February Job Growth Trends: The U.S. Economy Barrels Toward Full Employment

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U.S. job growth trends remain extremely strong despite some negative factors in the global economy. According to the ADP Research Institute's February ADP National Employment Report, 214,000 positions were added in the U.S. private sector. Growth at large organizations was particularly robust, with 76,000 positions added. The services-providing sector accounted for nearly 208,000 new positions. Mark Zandi, chief economist of Moody's Analytics, states that "despite the turmoil in the global financial markets, the American job machine remains in high gear" and "full employment is fast approaching."

Fortune describes the job market's current status as one of the fastest periods of growth since the late 1990s, which is counted among the "strongest periods of economic growth in American history." Ahu Yildirmaz, vice president and head of the ADP Research Institute, regarded the growth rate as "surprisingly strong," particularly because of the instability of international markets and a strengthening dollar, which historically have a negative impact on large employers. As CHROs and other business leaders consider these recent job trends, understanding the potential organizational impact of near-full employment is important.

Prepare for Job Switchers

Higher employment can result in fiercer competition among organizations to recruit top talent and an abundance of opportunities for job seekers. The ADP Workforce Vitality Report has noted a strong trend in "job switchers," or individuals who switch jobs as a way to achieve wage growth or improvements in total compensation. Leisure, hospitality, education, health, finance and information are among the industries that may offer the highest increases in compensation for job switchers.

HR leaders must be conscious of increased opportunities for talent to jump ship in a market that favors job seekers. Ensuring your wage growth for job holders is competitive with your region and industry can reduce the appeal of defection for employees. Prioritizing nonfinancial aspects of total compensation, including benefits and flexible workplace options, could also offer protection against job switchers.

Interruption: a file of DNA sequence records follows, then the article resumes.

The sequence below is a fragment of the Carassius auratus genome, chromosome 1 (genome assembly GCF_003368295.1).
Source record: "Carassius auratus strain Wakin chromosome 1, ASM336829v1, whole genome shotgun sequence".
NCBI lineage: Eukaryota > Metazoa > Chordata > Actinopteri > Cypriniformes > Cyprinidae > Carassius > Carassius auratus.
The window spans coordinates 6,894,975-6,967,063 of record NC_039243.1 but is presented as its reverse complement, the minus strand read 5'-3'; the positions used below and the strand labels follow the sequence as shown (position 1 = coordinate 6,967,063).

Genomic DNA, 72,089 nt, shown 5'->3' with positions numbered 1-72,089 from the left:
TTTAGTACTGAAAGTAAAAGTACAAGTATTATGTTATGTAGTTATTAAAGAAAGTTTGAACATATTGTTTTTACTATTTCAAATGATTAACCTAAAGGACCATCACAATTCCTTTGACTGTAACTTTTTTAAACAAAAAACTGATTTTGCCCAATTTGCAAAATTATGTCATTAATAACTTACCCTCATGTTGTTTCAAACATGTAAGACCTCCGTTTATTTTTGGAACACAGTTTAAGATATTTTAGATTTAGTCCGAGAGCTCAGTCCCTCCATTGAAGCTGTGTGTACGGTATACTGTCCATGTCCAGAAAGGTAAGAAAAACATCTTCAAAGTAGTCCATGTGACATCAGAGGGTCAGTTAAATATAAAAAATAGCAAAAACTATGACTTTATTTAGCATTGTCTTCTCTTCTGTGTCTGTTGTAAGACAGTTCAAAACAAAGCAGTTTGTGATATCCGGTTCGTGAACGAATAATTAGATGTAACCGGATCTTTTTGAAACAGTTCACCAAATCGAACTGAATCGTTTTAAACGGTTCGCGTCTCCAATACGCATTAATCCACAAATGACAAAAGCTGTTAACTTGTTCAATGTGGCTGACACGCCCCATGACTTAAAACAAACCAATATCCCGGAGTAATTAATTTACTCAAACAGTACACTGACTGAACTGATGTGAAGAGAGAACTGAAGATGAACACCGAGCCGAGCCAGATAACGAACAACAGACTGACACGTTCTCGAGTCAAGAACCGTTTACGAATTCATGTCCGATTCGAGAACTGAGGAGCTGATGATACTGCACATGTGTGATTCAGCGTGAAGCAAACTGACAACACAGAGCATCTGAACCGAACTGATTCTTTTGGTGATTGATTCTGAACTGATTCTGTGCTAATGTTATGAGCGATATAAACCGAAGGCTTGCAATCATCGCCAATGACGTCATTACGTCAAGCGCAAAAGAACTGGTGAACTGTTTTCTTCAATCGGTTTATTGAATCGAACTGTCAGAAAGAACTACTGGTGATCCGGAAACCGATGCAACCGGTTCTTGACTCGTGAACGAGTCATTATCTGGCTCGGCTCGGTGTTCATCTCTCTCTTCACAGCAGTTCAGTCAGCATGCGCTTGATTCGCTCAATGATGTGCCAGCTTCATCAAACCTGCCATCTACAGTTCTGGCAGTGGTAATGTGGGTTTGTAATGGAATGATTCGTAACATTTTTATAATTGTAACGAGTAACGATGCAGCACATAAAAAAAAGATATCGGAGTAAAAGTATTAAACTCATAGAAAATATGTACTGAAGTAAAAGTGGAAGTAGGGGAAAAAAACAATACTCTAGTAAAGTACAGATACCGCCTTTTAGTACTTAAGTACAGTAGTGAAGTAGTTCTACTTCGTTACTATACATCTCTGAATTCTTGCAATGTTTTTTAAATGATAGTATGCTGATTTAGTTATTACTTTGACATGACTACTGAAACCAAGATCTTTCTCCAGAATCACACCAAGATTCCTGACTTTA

Tailor Your Work Environment to Top Performers

In today's global economy, some employee turnover is inevitable. The historic norm of employees who stay loyal to a single employer for life is no longer reflective of today's talent or job market. In light of these trends, Harvard Business Review (HBR) recommends that employers double down on retention tactics for high performers. The priorities of your best workers or most hard-to-replace talent may not be reflective of your workforce as a whole. HBR indicates that top talent is most likely to prioritize the following:

  • Competitive compensation (66 percent)
  • Bonuses and merit-based compensation (55 percent)
  • Retirement plans (45 percent)
  • Supplemental training programs (44 percent)

CHROs should work internally to benchmark talent according to skillset, performance and potential and develop metrics to prioritize organizational improvements in accordance with top talent priorities. In today's job market, it's impossible to please everyone. However, by specifically focusing your retention efforts on your best employees, you may be able to significantly mitigate your risks.

Balance Employer and Employee Priorities

In light of recent U.S. job growth trends, HR leaders should strive for a sense of balance as they shape a strategy to increase retention. For example, requiring employees to sign non-compete agreements can protect your organization, but these types of measures most often find success when coupled with improved employee engagement programs.

As the U.S. economy barrels toward full employment, HR leadership should realize that when talent is scarce and opportunities are abundant, job switching is inevitable. Because of this, it's become clear that CHROs should rethink and reshape their retention and total compensation plans to stay competitive in a market where the job seeker has the upper hand.